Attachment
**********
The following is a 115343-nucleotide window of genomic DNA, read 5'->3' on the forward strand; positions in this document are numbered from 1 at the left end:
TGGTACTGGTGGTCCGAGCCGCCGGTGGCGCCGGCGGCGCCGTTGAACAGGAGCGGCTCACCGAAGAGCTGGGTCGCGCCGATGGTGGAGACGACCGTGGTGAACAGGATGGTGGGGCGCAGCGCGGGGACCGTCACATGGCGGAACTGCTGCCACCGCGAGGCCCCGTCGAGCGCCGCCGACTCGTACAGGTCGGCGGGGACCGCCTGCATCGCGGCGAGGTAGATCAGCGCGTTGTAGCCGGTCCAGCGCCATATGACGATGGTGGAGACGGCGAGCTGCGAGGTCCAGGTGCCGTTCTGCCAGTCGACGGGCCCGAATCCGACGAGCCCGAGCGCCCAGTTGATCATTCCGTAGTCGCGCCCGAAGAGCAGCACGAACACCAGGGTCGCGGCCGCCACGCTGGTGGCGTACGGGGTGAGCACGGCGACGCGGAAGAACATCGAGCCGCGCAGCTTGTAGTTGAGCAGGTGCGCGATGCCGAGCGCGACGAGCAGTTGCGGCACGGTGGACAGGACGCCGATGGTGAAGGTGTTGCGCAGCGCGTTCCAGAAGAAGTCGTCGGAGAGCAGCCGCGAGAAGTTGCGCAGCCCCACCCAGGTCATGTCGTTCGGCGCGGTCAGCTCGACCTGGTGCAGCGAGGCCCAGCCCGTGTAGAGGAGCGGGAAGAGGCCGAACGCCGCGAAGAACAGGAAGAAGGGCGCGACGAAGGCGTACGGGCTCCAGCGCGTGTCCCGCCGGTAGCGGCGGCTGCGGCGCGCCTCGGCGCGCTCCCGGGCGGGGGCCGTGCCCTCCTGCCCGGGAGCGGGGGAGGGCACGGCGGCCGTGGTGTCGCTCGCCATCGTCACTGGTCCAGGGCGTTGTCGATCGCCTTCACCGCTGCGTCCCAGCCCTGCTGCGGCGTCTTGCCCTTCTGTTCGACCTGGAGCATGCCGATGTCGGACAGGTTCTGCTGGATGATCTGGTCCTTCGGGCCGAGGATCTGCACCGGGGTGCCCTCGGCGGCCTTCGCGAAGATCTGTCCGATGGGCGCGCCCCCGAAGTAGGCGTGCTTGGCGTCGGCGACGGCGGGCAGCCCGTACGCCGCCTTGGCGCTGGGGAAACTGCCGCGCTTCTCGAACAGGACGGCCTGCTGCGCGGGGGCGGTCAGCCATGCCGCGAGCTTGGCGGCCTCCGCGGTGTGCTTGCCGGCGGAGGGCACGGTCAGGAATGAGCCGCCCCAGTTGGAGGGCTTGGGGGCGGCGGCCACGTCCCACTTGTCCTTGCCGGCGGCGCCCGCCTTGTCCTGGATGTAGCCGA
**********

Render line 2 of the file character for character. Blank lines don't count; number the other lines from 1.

TGGTACTGGTGGTCCGAGCCGCCGGTGGCGCCGGCGGCGCCGTTGAACAGGAGCGGCTCACCGAAGAGCTGGGTCGCGCCGATGGTGGAGACGACCGTGGTGAACAGGATGGTGGGGCGCAGCGCGGGGACCGTCACATGGCGGAACTGCTGCCACCGCGAGGCCCCGTCGAGCGCCGCCGACTCGTACAGGTCGGCGGGGACCGCCTGCATCGCGGCGAGGTAGATCAGCGCGTTGTAGCCGGTCCAGCGCCATATGACGATGGTGGAGACGGCGAGCTGCGAGGTCCAGGTGCCGTTCTGCCAGTCGACGGGCCCGAATCCGACGAGCCCGAGCGCCCAGTTGATCATTCCGTAGTCGCGCCCGAAGAGCAGCACGAACACCAGGGTCGCGGCCGCCACGCTGGTGGCGTACGGGGTGAGCACGGCGACGCGGAAGAACATCGAGCCGCGCAGCTTGTAGTTGAGCAGGTGCGCGATGCCGAGCGCGACGAGCAGTTGCGGCACGGTGGACAGGACGCCGATGGTGAAGGTGTTGCGCAGCGCGTTCCAGAAGAAGTCGTCGGAGAGCAGCCGCGAGAAGTTGCGCAGCCCCACCCAGGTCATGTCGTTCGGCGCGGTCAGCTCGACCTGGTGCAGCGAGGCCCAGCCCGTGTAGAGGAGCGGGAAGAGGCCGAACGCCGCGAAGAACAGGAAGAAGGGCGCGACGAAGGCGTACGGGCTCCAGCGCGTGTCCCGCCGGTAGCGGCGGCTGCGGCGCGCCTCGGCGCGCTCCCGGGCGGGGGCCGTGCCCTCCTGCCCGGGAGCGGGGGAGGGCACGGCGGCCGTGGTGTCGCTCGCCATCGTCACTGGTCCAGGGCGTTGTCGATCGCCTTCACCGCTGCGTCCCAGCCCTGCTGCGGCGTCTTGCCCTTCTGTTCGACCTGGAGCATGCCGATGTCGGACAGGTTCTGCTGGATGATCTGGTCCTTCGGGCCGAGGATCTGCACCGGGGTGCCCTCGGCGGCCTTCGCGAAGATCTGTCCGATGGGCGCGCCCCCGAAGTAGGCGTGCTTGGCGTCGGCGACGGCGGGCAGCCCGTACGCCGCCTTGGCGCTGGGGAAACTGCCGCGCTTCTCGAACAGGACGGCCTGCTGCGCGGGGGCGGTCAGCCATGCCGCGAGCTTGGCGGCCTCCGCGGTGTGCTTGCCGGCGGAGGGCACGGTCAGGAATGAGCCGCCCCAGTTGGAGGGCTTGGGGGCGGCGGCCACGTCCCACTTGTCCTTGCCGGCGGCGCCCGCCTTGTCCTGGATGTAGCCGA